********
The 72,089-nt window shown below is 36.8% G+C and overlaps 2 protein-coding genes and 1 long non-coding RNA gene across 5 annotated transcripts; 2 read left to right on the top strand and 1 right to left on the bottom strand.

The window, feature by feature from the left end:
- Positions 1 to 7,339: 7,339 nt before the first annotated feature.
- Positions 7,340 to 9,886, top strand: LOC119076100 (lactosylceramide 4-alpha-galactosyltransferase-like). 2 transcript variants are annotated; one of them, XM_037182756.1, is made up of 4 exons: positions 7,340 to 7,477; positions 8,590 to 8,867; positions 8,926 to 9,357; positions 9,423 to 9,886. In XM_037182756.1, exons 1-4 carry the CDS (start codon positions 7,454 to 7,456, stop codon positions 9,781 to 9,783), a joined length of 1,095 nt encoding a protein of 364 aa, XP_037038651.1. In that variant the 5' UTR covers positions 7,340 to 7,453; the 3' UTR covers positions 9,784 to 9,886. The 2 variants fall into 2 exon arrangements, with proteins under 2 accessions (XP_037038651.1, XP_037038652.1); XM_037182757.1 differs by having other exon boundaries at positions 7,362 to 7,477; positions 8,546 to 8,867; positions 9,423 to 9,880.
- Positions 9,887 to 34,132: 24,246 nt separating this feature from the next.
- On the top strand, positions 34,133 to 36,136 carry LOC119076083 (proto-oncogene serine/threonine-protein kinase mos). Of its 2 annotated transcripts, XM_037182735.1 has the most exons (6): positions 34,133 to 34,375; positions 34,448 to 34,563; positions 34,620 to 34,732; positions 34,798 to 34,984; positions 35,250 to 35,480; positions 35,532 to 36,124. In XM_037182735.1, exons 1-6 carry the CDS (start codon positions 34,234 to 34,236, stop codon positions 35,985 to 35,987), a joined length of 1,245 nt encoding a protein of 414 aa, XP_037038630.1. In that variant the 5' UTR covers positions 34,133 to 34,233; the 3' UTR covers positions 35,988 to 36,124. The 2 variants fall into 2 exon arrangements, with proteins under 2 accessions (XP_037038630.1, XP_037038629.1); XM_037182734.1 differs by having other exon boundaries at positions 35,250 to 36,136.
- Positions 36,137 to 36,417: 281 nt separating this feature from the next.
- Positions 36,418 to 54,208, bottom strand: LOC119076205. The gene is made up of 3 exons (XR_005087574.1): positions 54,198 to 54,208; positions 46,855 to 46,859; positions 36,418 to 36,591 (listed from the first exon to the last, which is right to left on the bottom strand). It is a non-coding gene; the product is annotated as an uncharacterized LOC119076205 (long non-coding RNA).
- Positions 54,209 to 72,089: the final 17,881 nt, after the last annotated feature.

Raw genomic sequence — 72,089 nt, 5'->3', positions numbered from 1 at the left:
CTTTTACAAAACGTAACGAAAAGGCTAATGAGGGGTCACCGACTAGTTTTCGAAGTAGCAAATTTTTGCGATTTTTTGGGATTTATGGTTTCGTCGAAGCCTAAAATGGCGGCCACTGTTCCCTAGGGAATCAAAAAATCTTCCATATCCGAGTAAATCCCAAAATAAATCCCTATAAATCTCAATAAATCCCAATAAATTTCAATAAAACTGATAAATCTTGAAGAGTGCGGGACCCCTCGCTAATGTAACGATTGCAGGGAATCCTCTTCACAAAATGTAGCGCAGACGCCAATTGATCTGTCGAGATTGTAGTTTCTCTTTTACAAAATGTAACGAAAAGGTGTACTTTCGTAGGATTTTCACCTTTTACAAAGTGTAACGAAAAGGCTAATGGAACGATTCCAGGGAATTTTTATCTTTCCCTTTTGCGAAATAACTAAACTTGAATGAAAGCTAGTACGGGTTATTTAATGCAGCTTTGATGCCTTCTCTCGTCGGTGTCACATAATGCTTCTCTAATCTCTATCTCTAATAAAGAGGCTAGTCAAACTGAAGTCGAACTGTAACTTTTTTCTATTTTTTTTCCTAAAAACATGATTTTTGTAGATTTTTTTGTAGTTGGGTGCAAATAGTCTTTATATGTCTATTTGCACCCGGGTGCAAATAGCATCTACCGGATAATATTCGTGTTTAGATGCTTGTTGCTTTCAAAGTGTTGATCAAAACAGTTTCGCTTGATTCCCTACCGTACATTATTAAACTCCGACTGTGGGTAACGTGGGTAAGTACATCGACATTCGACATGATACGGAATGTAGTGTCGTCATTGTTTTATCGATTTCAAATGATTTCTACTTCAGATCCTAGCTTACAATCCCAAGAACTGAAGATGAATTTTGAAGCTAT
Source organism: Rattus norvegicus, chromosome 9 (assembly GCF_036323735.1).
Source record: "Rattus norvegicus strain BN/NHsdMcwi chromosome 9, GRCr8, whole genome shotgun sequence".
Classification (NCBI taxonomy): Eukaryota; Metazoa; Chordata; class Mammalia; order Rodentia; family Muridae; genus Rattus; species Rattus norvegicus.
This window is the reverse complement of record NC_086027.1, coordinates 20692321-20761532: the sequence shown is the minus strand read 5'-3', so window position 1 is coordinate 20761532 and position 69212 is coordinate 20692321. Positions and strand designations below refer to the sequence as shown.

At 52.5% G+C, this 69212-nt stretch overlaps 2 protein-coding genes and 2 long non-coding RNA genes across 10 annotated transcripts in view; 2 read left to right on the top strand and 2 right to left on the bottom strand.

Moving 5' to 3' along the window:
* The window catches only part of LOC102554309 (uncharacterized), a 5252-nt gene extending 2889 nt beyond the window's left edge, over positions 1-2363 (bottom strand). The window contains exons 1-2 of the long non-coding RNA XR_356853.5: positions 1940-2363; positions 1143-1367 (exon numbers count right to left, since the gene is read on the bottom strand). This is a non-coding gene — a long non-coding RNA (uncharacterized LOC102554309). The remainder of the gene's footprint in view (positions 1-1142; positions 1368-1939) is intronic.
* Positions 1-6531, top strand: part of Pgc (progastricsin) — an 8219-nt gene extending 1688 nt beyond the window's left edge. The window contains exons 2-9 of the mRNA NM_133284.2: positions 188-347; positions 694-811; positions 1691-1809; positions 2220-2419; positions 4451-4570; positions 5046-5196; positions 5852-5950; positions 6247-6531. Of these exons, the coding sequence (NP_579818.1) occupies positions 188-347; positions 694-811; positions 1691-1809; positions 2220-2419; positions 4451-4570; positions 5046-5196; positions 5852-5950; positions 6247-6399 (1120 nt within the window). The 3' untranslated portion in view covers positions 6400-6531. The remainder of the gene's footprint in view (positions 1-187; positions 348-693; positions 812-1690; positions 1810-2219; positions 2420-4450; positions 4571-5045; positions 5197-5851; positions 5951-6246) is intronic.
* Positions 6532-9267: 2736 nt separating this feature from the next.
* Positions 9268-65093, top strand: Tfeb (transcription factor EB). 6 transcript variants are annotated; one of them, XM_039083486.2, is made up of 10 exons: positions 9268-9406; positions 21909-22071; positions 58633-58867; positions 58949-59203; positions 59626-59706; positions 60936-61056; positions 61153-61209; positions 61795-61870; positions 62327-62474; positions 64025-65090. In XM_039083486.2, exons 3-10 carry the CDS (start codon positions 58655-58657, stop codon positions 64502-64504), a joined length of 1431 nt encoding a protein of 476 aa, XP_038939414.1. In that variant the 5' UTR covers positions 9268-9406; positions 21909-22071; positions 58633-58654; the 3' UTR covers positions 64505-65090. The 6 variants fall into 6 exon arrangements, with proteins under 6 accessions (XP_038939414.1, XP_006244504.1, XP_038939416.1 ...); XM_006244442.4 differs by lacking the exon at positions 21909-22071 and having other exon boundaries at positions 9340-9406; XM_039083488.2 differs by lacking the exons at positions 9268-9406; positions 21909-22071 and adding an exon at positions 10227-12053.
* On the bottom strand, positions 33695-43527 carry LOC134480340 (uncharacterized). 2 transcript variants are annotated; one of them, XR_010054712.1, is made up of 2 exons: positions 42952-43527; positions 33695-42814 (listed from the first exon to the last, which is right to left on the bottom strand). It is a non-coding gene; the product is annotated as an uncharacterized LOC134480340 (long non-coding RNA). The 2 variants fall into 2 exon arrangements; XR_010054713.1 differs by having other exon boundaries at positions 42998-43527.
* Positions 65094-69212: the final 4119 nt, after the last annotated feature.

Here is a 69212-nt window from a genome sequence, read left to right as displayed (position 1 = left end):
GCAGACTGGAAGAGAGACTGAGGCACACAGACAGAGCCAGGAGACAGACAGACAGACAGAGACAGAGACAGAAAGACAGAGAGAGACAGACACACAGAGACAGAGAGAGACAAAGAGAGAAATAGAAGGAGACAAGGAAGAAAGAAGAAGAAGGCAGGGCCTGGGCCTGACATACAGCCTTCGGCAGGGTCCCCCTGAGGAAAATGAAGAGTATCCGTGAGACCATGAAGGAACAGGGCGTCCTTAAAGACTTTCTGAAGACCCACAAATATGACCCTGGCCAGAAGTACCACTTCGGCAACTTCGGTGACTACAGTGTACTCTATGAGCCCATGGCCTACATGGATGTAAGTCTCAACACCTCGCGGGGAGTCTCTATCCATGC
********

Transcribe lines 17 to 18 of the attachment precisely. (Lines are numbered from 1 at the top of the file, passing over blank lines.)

Moving 5' to 3' along the window:
* The window catches only part of LOC102554309 (uncharacterized), a 5252-nt gene extending 2889 nt beyond the window's left edge, over positions 1-2363 (bottom strand). The window contains exons 1-2 of the long non-coding RNA XR_356853.5: positions 1940-2363; positions 1143-1367 (exon numbers count right to left, since the gene is read on the bottom strand). This is a non-coding gene — a long non-coding RNA (uncharacterized LOC102554309). The remainder of the gene's footprint in view (positions 1-1142; positions 1368-1939) is intronic.